CLEVELAND — Kumain ka na -- it's a phrase you're sure to hear in any Filipino household. In Tagalog, it means "Did you eat yet?" so you better show up hungry.
"We make sure that everybody’s full and fed and in our culture," Melvin Reyes, a player in the food industry, says. "That’s something that’s very heartwarming for us."
In 1986, Reyes' parents came to the United States from the Philippines. He was born in Cleveland and raised by many Filipino family members -- his Titos and Titas -- who taught him the importance of food.
The incredible cuisine of the Philippines is important part of the culture I can also relate to, because I am half Filipina. My mom was born and raised in the Philippines and came to the U.S. in the 90s, so when I learned that Reyes was organizing a pop-up Filipino food event last month, I knew I couldn't miss it.
"I mean, a lot of people are searching it out now," he told me. "We're trying to elevate and help bring awareness to the Filipino community."
This winter, Melvin, his brother, and cousins saw sushi trays taking off in the Philippines, so they started a business here called Sushi Bake CLE. The concept evolved to include a pop-up Filipino feast held at Porco Lounge and Tiki Room in March.
Reyes told me food is like a love language for Filipinos, a language influenced by the country's history and by the people who went there for commerce or conquest.
"The Philippines were colonized by many people," he explained, "so it's a huge mix of Chinese, Spanish, even American food."
From pork to seafood, soups and stews to noodles and rice, the cuisine of the nation is as vast and varied as it’s more than 7,000 islands. And Reyes, who's passionate about food and the restaurant industry, has been on a mission to get Pinoy -- or Filipino -- food onto more menus and into more mouths.
"It’s like 'Hey, why don't we share our love for food with others?' and that’s how this whole idea came about," he said. "And then it evolved into this Kamayan event."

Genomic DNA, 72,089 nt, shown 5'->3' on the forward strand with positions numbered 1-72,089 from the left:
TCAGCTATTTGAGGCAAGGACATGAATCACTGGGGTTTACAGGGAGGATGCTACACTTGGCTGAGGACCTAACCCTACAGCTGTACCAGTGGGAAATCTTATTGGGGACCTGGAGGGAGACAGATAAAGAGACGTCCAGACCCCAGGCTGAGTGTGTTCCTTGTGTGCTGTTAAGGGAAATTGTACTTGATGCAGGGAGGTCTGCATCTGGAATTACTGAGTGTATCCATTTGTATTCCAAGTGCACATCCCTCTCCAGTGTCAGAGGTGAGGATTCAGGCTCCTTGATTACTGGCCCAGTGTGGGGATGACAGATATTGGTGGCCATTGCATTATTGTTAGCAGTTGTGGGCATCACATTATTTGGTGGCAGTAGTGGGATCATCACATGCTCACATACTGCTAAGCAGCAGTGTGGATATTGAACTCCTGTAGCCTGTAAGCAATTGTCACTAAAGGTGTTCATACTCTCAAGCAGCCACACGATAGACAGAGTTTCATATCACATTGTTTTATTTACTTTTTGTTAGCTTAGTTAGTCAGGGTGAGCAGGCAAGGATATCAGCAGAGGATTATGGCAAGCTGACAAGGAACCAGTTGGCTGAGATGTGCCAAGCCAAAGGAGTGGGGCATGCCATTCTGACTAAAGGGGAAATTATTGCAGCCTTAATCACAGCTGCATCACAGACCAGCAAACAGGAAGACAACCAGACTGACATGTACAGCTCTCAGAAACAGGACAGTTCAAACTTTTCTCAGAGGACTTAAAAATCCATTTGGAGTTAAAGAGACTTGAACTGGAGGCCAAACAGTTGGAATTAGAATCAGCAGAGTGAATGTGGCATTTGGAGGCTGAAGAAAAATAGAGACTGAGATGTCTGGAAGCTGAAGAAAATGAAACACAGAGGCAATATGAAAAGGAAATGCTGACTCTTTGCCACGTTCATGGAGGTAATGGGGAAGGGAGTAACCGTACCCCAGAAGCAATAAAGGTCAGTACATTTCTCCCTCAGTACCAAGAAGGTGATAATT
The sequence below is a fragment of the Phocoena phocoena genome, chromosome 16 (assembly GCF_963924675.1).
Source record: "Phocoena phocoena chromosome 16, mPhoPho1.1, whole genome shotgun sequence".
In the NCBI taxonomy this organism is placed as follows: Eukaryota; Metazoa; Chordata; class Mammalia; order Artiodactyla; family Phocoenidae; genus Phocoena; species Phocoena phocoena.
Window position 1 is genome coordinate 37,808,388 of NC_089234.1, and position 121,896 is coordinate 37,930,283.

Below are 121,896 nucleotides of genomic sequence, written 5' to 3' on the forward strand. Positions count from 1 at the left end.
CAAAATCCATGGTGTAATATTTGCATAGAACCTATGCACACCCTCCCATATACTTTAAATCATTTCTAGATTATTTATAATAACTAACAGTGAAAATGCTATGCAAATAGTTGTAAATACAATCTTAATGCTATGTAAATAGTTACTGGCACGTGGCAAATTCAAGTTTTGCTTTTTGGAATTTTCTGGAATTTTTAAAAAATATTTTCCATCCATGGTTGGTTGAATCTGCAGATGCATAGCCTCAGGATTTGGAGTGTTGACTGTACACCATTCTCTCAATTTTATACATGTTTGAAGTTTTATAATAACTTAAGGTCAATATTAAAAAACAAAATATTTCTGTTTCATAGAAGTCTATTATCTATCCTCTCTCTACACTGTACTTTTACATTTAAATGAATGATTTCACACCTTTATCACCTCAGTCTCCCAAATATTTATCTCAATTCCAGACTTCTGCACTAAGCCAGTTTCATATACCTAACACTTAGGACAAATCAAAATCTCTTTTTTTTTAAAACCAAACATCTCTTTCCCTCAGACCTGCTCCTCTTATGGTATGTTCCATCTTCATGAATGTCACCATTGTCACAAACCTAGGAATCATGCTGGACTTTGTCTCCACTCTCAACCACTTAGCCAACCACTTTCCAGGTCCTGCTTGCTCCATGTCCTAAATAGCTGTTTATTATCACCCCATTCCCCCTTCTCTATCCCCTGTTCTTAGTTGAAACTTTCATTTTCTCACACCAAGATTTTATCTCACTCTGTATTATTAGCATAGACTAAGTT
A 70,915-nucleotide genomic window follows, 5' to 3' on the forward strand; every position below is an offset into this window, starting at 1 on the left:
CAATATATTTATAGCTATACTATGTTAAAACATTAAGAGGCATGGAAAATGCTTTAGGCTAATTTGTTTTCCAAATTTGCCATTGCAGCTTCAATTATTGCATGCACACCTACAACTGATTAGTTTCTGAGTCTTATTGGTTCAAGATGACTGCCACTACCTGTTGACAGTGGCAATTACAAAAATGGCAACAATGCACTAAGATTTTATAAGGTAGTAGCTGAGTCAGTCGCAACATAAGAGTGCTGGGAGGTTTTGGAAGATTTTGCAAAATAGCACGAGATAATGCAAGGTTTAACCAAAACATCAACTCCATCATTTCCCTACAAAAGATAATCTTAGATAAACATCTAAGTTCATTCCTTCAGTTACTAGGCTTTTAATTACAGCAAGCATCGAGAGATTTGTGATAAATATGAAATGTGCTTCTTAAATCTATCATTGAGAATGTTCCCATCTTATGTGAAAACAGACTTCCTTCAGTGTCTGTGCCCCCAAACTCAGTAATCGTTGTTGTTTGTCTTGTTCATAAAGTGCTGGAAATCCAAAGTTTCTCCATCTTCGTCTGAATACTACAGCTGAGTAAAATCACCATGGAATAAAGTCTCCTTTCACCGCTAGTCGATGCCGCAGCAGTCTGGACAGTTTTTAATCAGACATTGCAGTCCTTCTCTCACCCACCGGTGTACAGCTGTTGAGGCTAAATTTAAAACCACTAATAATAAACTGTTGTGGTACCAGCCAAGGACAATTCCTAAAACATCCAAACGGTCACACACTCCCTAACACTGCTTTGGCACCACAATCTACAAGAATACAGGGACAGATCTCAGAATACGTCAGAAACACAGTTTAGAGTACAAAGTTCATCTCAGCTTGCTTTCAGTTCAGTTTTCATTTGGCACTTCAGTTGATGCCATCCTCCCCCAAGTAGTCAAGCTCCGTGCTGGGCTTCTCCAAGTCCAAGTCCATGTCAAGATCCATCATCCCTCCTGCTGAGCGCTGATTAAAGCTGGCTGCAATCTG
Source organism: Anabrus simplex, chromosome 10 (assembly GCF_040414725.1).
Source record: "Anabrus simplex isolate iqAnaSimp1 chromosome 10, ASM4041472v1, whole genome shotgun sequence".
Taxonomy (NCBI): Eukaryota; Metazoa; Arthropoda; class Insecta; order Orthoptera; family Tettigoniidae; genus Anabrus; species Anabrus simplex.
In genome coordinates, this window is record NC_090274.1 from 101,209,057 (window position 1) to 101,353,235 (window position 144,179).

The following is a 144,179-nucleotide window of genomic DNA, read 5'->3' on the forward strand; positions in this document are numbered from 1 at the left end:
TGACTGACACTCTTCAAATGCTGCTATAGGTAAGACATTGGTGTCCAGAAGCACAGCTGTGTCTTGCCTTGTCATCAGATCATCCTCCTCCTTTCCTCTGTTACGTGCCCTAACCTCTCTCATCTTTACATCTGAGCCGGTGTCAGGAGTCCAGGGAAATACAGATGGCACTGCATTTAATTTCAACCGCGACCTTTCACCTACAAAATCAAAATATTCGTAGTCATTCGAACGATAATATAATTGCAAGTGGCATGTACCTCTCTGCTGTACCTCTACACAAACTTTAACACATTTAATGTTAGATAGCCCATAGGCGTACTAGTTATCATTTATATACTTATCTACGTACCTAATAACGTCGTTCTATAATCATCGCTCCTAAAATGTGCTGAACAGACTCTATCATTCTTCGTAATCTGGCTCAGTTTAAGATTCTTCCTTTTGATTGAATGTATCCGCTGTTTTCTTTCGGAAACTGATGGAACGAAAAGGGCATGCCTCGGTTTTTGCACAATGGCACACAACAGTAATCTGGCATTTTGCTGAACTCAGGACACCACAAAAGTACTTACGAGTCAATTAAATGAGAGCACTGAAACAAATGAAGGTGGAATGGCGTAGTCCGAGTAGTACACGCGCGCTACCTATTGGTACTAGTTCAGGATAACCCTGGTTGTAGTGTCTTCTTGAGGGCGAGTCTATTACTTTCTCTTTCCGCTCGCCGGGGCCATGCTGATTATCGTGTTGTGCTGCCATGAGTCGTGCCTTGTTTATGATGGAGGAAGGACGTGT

Kamayan, or "by hand" in Tagalog, is a traditional form of eating in the Philippines. The term refers to a communal-style Filipino feast, spread out and usually served on banana leaves and eaten without utensils.
"We lay the banana leaves out on the table," Reyes described, "and then we'll put the rice all down the middle and we'll put the entrees all over the side."
Instead of eating together at a communal table, guests at the March pop-up had individual plates due to the pandemic, but the food still packs the same punch.
"Chicken adobo is the staple," Reyes said. "We also did lechon kiwali -- which is crispy pork belly -- and then the staple lumpia shanghai."
Plus, grilled eggplant, bok choy, ube butter mochi, and garlic butter shrimp -- something for everyone to enjoy, plated up and ready to go.
I couldn't resist starting with one of my favorite foods: lumpia, or fried, pork-filled egg rolls. A meal that’s "masarap," or yummy, in Tagalog, and reminds me and so many other Pinoys of home.
“We have that huge love for Filipino food," Reyes said. "During the weekends, we would get together and cook up a huge feast; now we're doing it for everybody else”
With the success of his March pop-up event, Reyes was asked to make Filipino bar food at Porco on Friday and Saturday nights, so be sure to try some of the food for yourself.
I know I'll be back!